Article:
Peru’s President Castillo sacks far-left Prime Minister Bellido
Peru’s President Pedro Castillo Terrones has suffered his first ministerial reshuffle Wednesday following the resignation of Prime Minister Guido Bellido.
Just hours after announcing Peru’s Second Agrarian Reform, Castillo needed to appear before Congress to announce that “today we accept the resignation of the president of the Council of Ministers Guido Bellido Ugarte, whom I thank for the services rendered.
Castillo said he had decided to make some decisions in favour of governability and onsisted on his plea to economic, political and social sectors for broader unity to achieve common goals, such as the reactivation of the Peruvian economy. It’s a time to put Peru above all ideology and party positions.
Bellido made it clear that he had left the government at Castillo’s request. We don’t know what the reasons were. Today the president asked me to submit my resignation letter, and I immediately complied with that request.
The now former prime minister also said Castillo makes the decision according to his political criteria.
We didn’t have any discrepancies with the president. Yesterday we were debating different issues, Bellido added.
Bellido will be succeded by Mirtha Vásquez, a former Congress Speaker and a native of Cajamarca, Castillo’s home region, she is a lawyer specializing in human rights and was even slated to fill the post of interim president amid a recent political crisis.
She was sworn in as prime minister at a ceremony in which six other changes to the cabinet were announced: Education, Interior, Culture, Labor, Production and Mines and Energy portfolios will have new holders.
One of them was Economy Minister Pedro Francke. Despite having been the coordinator of Castillo’s campaign in the area, he never pleased the radical wing of the Perú Libre Party, whose leader Vladimir Cerrón views as an ousider and calls him the caviar left.
Regarded as the moderate name of the cabinet, Francke defends that the country follow a center-left economic model, in the style of the Uruguayan Broad Front implemented when it was in power. He has already repeated that, under Castillo, there would be a clear separation between the government and the administration of Peru Libre.
Also staying onboard is Foreign Minister Oscar Maúrtua, with whom Bellido had attrition because of the latter’s relationship with Venezuela. Castillo’s government has been avoiding expressing open support for Nicolás Maduro and leaving the Lima Group.
Castillo’s administration already goes through low approval ratings despite having taken office just July 28. Bellido had been criticized since his appointment and is even facing a lawsuit for apology for terrorism for his statements if favor of the late Sendero Luminoso leader Abimael Guzmán, who died last month aged 86 in jail, where he was serving a life sentence for terrorism.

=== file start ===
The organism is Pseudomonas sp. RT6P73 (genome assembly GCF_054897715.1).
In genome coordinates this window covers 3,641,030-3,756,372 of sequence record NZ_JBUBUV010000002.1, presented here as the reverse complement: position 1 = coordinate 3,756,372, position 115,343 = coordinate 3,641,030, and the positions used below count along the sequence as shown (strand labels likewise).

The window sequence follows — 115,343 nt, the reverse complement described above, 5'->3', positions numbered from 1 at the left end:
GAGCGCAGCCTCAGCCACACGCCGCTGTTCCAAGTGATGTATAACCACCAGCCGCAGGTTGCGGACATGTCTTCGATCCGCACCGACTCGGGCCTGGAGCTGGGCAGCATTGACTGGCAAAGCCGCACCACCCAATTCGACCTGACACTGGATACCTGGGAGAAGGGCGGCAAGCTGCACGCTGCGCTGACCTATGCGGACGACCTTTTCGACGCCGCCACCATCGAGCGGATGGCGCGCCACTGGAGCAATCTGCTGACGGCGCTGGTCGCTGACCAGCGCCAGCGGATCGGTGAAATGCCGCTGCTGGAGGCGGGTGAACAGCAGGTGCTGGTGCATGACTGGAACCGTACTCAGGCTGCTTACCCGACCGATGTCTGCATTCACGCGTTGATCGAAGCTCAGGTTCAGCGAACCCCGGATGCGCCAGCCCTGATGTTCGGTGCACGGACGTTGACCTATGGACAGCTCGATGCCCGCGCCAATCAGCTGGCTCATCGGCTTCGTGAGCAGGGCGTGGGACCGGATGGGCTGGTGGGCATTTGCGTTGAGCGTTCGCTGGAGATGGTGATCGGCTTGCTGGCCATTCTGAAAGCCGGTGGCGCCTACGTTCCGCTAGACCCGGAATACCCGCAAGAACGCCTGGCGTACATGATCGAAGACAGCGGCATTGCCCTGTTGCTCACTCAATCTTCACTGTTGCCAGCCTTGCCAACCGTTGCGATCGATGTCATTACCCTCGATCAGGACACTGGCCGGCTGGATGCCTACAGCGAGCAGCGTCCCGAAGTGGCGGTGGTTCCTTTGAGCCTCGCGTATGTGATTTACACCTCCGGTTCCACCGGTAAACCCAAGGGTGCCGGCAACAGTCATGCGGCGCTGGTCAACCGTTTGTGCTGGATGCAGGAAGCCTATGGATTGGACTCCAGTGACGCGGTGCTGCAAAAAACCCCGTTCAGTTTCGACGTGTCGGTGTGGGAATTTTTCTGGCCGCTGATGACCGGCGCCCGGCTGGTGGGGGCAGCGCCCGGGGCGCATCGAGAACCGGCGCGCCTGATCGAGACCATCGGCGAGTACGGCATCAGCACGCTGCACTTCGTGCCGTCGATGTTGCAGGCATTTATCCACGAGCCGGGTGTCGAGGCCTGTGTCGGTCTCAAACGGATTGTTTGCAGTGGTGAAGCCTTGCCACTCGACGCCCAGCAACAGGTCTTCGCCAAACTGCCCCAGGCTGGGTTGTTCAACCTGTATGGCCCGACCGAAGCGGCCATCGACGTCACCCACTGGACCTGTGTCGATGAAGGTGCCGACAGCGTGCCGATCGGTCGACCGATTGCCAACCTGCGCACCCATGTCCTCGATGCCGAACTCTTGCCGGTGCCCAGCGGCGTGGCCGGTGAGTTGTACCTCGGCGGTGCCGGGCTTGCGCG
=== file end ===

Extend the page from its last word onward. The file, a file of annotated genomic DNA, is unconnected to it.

Bellido is also involved in a case known as Dynamics of the Center, together with Perú Libre leader Vladimir Cerrón, consisting of the alleged laundering of money from when Cerrón was governor of Junín.
The 2019 indictment targets the Transport departmentes from the Peruvian province, from where, according to the Attorney’s Office, money would have been diverted to Castillo’s presidential campaign.
The president of the Congress, opponent María del Carmen Alva, expressed her satisfaction at the resignation of the prime minister. “After several days of unnecessary uncertainty and questioned ministers, we welcome President Castillo’s decision to change his ministerial cabinet,” she wrote on social media. Congress has the greatest disposition for dialogue and governance.
The fact that the move removed a name more to the left from a key government post, however, displeased the Peru Libre leadership. At the end of the swearing-in ceremony, party spokesman and Vladimir Cerrón’s brother, Waldemar, stated that the party will not support the new ministerial cabinet and that there has been a betrayal of those who have been elected to represent the people.”
Bellido will now return to Congress as a lawmaker elected on behalf of Peru Libre, which has 37 seats which do not represent a majority. The now former prime minister belong to the most radical wing of the Marxist-Leninist acronym that came to the Peruvian presidency in a surprising way. In a tight second round, Castillo beat right-wing Keiko Fujimori with 50.12% of the valid votes.
Three weeks into his presidency, Castillo had already been granted with the dubious honor of being the leader with less popular approval at the beginning of his term in the last 20 years, according to an Ipsos survey published by the Lima newspaper El Comercio, which showed the rural teacher had 38% acceptance and 45% rejection.